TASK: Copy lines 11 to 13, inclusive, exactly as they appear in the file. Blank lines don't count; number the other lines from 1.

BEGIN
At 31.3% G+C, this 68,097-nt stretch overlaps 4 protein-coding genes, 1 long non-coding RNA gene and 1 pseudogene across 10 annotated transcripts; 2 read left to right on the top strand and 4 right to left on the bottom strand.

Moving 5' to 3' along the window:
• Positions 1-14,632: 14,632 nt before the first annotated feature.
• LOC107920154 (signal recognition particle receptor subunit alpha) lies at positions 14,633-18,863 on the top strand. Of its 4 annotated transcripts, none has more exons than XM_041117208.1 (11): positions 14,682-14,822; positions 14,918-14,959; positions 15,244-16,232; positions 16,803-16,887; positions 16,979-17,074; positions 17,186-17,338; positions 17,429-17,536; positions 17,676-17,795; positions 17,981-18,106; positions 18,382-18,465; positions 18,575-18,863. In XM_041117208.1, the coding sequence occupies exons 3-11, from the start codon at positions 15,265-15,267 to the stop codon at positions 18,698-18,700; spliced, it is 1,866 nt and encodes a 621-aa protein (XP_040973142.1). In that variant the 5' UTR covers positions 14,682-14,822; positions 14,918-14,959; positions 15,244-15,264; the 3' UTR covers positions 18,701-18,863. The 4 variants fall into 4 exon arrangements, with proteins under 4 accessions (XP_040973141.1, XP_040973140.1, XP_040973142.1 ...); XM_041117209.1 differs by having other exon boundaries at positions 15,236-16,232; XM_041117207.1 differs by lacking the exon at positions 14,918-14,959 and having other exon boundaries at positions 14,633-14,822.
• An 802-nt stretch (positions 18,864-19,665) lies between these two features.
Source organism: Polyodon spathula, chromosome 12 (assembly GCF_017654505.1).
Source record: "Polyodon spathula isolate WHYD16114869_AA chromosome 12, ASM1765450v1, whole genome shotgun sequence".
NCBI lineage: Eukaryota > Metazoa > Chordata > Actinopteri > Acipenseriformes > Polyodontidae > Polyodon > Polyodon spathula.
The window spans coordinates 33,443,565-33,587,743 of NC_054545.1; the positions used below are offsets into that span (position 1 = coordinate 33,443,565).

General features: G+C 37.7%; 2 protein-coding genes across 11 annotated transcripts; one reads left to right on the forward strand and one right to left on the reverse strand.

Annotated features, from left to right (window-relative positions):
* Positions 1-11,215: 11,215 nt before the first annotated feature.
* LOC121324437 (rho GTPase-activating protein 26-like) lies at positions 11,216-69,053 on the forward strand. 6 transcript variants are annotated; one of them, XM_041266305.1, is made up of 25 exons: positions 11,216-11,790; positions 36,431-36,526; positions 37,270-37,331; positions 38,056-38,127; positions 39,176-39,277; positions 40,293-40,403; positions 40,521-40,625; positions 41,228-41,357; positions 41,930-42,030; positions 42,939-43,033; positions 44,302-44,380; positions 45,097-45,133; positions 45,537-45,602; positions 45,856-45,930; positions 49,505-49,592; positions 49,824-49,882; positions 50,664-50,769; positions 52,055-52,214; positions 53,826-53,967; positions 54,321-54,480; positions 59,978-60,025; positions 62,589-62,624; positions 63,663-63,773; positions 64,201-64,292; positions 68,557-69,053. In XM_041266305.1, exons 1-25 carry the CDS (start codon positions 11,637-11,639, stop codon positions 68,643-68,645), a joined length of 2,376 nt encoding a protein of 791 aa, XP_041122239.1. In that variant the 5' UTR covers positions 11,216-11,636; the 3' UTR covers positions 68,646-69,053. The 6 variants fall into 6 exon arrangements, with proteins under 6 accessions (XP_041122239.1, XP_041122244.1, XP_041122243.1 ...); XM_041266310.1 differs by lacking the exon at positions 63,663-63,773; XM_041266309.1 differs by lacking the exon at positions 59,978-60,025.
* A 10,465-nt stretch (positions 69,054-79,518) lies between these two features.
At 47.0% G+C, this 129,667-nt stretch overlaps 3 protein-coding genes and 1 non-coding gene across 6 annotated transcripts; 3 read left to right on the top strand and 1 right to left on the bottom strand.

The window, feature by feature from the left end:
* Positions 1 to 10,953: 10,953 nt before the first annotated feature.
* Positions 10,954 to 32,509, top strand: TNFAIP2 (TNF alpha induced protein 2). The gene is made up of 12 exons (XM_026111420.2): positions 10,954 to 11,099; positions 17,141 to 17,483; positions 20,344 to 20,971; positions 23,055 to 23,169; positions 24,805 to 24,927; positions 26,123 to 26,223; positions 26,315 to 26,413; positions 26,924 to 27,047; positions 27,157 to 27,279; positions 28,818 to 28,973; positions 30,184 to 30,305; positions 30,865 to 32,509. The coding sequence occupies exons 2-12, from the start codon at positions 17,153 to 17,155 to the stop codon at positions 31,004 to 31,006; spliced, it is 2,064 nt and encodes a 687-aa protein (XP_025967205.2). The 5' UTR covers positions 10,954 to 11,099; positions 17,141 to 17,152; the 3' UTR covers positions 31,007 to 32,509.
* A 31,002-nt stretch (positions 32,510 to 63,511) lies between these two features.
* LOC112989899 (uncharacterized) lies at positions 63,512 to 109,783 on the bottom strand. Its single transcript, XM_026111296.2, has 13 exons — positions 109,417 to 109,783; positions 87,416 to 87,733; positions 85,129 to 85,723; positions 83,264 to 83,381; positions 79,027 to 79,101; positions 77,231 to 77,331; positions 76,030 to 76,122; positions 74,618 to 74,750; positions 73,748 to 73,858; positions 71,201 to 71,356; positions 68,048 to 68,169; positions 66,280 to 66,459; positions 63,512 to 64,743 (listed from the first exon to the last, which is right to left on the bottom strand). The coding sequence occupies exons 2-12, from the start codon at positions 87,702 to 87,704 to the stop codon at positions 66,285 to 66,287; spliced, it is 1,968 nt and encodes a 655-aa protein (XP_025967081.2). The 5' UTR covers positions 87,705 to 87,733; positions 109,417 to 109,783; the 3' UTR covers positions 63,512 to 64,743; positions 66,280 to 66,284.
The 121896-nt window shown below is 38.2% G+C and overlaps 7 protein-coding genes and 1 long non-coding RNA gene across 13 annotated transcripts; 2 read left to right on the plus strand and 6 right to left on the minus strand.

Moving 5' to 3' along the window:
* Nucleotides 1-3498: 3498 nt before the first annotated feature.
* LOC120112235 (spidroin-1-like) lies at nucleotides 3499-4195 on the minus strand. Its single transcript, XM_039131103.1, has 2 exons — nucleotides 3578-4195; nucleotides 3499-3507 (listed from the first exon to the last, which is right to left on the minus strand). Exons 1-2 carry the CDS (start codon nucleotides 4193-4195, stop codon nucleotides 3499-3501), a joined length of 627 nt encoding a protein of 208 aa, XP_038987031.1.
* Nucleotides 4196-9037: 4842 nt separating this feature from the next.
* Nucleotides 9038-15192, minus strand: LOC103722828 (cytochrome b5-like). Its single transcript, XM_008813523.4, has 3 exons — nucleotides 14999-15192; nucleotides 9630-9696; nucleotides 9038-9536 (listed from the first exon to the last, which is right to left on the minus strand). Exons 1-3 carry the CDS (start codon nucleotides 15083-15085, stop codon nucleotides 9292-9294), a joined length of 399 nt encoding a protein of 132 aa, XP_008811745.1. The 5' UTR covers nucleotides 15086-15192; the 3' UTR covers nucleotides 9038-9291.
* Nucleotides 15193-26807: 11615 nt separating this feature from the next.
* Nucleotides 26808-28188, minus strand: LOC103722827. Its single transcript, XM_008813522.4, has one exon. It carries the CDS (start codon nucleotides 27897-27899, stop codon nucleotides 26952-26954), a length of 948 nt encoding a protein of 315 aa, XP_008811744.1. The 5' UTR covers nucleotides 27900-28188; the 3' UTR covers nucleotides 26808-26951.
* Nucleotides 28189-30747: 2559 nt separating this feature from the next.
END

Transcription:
Annotated features, from left to right (window-relative positions):
* Positions 1-11,215: 11,215 nt before the first annotated feature.
* LOC121324437 (rho GTPase-activating protein 26-like) lies at positions 11,216-69,053 on the forward strand. 6 transcript variants are annotated; one of them, XM_041266305.1, is made up of 25 exons: positions 11,216-11,790; positions 36,431-36,526; positions 37,270-37,331; positions 38,056-38,127; positions 39,176-39,277; positions 40,293-40,403; positions 40,521-40,625; positions 41,228-41,357; positions 41,930-42,030; positions 42,939-43,033; positions 44,302-44,380; positions 45,097-45,133; positions 45,537-45,602; positions 45,856-45,930; positions 49,505-49,592; positions 49,824-49,882; positions 50,664-50,769; positions 52,055-52,214; positions 53,826-53,967; positions 54,321-54,480; positions 59,978-60,025; positions 62,589-62,624; positions 63,663-63,773; positions 64,201-64,292; positions 68,557-69,053. In XM_041266305.1, exons 1-25 carry the CDS (start codon positions 11,637-11,639, stop codon positions 68,643-68,645), a joined length of 2,376 nt encoding a protein of 791 aa, XP_041122239.1. In that variant the 5' UTR covers positions 11,216-11,636; the 3' UTR covers positions 68,646-69,053. The 6 variants fall into 6 exon arrangements, with proteins under 6 accessions (XP_041122239.1, XP_041122244.1, XP_041122243.1 ...); XM_041266310.1 differs by lacking the exon at positions 63,663-63,773; XM_041266309.1 differs by lacking the exon at positions 59,978-60,025.